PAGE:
The action-packed adaptation of the hit Capcom videogame starring Milla Jovovich and Ron Perlman unspooled in 1,736 theaters and earned a $1,267 per-screen average during its opening frame. The PG-13-rated film added $4.8 million overseas, giving it a $7 million cumulative worldwide haul. Monster Hunter reunited Jovovich with the director of her popular Resident Evil films, Paul W.S. Anderson, who seems to know how to make films that appeal to audiences, if not critics.
In the runner-up slot, Universal and DreamWorks’ animated sequel The Croods: A New Age dipped -34.7% in its fourth week, pulling in $2 million in North America this weekend. The PG-rated film, which features the voices of Nicolas Cage, Emma Stone, and Ryan Reynolds, has racked up $27 million at the domestic box office and $57.5 million overseas so far—impressive numbers considering the impact of the ongoing COVID-19 pandemic. The Croods’ tally no doubt would have been bigger this weekend (maybe even good enough to hold on to first place) had it not just premiered on VOD, giving audiences the option of watching the film at home. As it was, the film scored a $1,049 per-screen average in 1,906 theaters. Its worldwide box office total now stands at $84.5 million.
In third place was Lionsgate’s steamy thriller Fatale, the only other new title to bow in the top 10 this weekend. The latest spin on the tried-and-true Fatal Attraction infidelity formula, the R-rated film starring Hilary Swank and Michael Ealy pulled in $925,000 in its first weekend. Fatale played in 1,107 theaters and had a $835 per-screen average. It has not opened internationally yet. With its bearish 50% fresh rating on Rotten Tomatoes from critics and its bullish 87% rating from audiences, all signs point to Fatale becoming a guilty pleasure.
In fourth place was New Line’s 2020 re-release of its 2003 holiday staple, Elf. The PG-rated, Will Ferrell Christmas comedy added $365,000 in its sixth week back on the big screen, sliding -8.8% from the previous frame. Elf unspooled in 600 theaters and earned a $608 per-screen average. The film has made $1.9 million from its latest theatrical roll-out. It racked up $220.4 million worldwide in its original theatrical run 17 years ago.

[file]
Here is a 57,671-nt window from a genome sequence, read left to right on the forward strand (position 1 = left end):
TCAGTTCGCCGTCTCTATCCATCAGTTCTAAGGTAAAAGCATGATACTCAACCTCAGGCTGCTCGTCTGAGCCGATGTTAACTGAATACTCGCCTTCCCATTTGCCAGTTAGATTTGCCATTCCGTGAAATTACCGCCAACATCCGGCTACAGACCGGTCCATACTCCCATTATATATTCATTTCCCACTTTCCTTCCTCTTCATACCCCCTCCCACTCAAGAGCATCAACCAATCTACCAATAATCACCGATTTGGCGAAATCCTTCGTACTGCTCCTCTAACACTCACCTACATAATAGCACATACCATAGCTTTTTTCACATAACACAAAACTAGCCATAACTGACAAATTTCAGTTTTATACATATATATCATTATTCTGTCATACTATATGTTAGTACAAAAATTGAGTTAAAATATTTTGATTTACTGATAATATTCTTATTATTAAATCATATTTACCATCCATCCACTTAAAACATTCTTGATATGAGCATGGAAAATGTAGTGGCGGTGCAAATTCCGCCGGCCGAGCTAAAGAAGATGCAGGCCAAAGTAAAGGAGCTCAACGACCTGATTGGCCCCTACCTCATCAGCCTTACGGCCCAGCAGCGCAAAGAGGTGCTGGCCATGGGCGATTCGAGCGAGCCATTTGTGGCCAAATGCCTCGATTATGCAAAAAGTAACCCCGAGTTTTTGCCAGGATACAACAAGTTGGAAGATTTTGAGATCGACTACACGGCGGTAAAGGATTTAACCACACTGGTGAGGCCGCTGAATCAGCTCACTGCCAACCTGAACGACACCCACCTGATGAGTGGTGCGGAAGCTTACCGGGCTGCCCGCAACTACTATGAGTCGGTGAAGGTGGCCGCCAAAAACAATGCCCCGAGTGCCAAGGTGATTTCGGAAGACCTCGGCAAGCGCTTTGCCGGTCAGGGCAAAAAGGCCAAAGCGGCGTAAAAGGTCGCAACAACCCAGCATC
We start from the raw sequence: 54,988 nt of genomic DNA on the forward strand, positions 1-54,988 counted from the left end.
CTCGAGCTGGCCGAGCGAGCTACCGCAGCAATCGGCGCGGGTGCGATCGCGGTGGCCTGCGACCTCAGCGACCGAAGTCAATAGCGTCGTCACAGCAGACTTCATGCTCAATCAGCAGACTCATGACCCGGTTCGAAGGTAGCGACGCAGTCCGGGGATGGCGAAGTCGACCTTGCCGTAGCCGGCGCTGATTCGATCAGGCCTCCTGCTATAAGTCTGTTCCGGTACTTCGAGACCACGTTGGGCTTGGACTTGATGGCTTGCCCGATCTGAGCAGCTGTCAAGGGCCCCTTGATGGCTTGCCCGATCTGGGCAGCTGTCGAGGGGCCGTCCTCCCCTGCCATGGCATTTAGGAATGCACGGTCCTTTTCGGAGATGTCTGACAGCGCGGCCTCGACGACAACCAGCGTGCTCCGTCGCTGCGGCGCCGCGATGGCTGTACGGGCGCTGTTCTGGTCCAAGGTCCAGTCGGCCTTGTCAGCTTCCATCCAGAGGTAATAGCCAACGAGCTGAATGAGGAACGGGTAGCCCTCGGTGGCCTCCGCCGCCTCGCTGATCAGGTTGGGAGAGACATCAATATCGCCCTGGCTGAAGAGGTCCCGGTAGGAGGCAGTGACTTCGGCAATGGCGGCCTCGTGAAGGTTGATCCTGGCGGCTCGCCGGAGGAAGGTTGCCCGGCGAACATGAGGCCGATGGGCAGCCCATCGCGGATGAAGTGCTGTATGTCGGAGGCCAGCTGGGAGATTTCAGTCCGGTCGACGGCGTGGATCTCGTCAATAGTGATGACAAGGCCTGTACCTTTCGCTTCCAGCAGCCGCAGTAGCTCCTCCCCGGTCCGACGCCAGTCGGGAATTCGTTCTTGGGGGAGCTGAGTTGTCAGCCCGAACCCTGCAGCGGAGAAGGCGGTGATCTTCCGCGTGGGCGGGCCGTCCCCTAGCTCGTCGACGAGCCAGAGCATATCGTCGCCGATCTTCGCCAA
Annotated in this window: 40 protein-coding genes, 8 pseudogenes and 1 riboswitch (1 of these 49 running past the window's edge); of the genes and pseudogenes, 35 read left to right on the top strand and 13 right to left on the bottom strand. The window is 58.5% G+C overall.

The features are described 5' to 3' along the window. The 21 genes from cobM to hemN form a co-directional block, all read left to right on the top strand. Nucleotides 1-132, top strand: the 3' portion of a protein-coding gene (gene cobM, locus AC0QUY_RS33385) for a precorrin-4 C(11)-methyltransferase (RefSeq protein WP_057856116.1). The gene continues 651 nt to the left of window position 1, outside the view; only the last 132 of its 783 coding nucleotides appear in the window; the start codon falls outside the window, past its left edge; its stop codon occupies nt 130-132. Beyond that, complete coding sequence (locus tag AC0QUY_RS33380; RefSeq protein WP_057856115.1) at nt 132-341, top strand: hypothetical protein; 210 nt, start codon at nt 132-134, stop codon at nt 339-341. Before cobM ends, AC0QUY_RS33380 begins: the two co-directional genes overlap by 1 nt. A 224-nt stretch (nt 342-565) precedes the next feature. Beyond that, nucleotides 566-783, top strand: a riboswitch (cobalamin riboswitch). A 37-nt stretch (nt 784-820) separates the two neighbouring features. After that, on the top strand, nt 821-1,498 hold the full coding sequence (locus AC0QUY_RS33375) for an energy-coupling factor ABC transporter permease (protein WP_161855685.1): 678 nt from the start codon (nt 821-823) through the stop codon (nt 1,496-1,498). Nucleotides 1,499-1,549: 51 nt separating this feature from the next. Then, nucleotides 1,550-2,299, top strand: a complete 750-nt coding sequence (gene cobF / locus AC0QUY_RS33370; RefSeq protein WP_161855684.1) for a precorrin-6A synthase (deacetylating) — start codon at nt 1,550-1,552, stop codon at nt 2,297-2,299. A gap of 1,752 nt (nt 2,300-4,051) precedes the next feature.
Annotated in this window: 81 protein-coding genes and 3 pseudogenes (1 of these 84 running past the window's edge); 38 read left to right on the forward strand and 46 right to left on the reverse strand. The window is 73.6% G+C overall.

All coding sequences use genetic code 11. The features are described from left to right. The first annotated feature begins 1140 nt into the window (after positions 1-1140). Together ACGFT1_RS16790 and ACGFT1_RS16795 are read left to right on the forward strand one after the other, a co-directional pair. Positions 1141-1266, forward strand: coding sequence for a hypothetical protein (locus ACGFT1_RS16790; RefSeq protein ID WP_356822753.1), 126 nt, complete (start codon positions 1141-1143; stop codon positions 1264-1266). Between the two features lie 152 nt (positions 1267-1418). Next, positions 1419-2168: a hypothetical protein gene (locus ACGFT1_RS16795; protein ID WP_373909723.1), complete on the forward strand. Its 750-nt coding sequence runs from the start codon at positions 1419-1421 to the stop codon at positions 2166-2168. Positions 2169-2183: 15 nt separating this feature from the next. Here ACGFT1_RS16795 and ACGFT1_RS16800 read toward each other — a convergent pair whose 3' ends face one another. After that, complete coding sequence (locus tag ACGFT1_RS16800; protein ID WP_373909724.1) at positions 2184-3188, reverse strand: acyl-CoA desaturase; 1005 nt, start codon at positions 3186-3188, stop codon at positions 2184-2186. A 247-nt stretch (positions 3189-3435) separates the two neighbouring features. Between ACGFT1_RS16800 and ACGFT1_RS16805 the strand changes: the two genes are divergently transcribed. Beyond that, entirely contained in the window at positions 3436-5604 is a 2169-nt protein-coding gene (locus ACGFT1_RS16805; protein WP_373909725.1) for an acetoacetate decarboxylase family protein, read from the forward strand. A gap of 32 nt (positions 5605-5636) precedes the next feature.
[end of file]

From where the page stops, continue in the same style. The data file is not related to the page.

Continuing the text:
Elf wasn’t the only holiday-season classic to pop up in the Top 10 this week. Warner Bros.’ 2004 hit The Polar Express landed in sixth place with $231,000 and Universal’s 2000 live-action Dr. Seuss adaptation How the Grinch Stole Christmas finished in ninth place with $130,000 as well.
In fifth place was Focus Features’ Half Brothers in its third week of release. The PG-13 rated, road-trip comedy, which stars Luis Gerardo Mendez and Connor Del Rio as estranged relatives born on opposite sides of the U.S.-Mexico border, dropped -48% from the previous week, pulling in $260,000 in 1,143 theaters, which translates to a $227 per-screen average. It has not opened internationally yet.
Still, arguably the biggest box-office story of the weekend didn’t take place at home, but rather abroad, as Warner Bros.’ eagerly awaited Wonder Woman 1984 finally debuted in 32 markets ahead of its US release on Christmas Day (when it will play in theaters and on the HBO Max streaming service simultaneously). The superhero tentpole starring Gal Gadot pulled an underwhelming $38.5 million overseas. The all-important Chinese market accounted for $18.8 million of that total, which is a disappointment considering that the original Wonder Woman made $38 million there on its opening weekend in 2017.
It will be interesting to see if American moviegoers turn out in stronger numbers to see Wonder Woman 1984 in theaters on Christmas Day or decide to stream it at home by the fireplace instead. Either way, theater owners are trying to remain hopeful that among Wonder Woman and its fellow Christmas Day newcomers, Carey Mulligan’s Promising Young Woman and Tom Hanks’ News of the World, that audiences will return before 2020 comes to its end.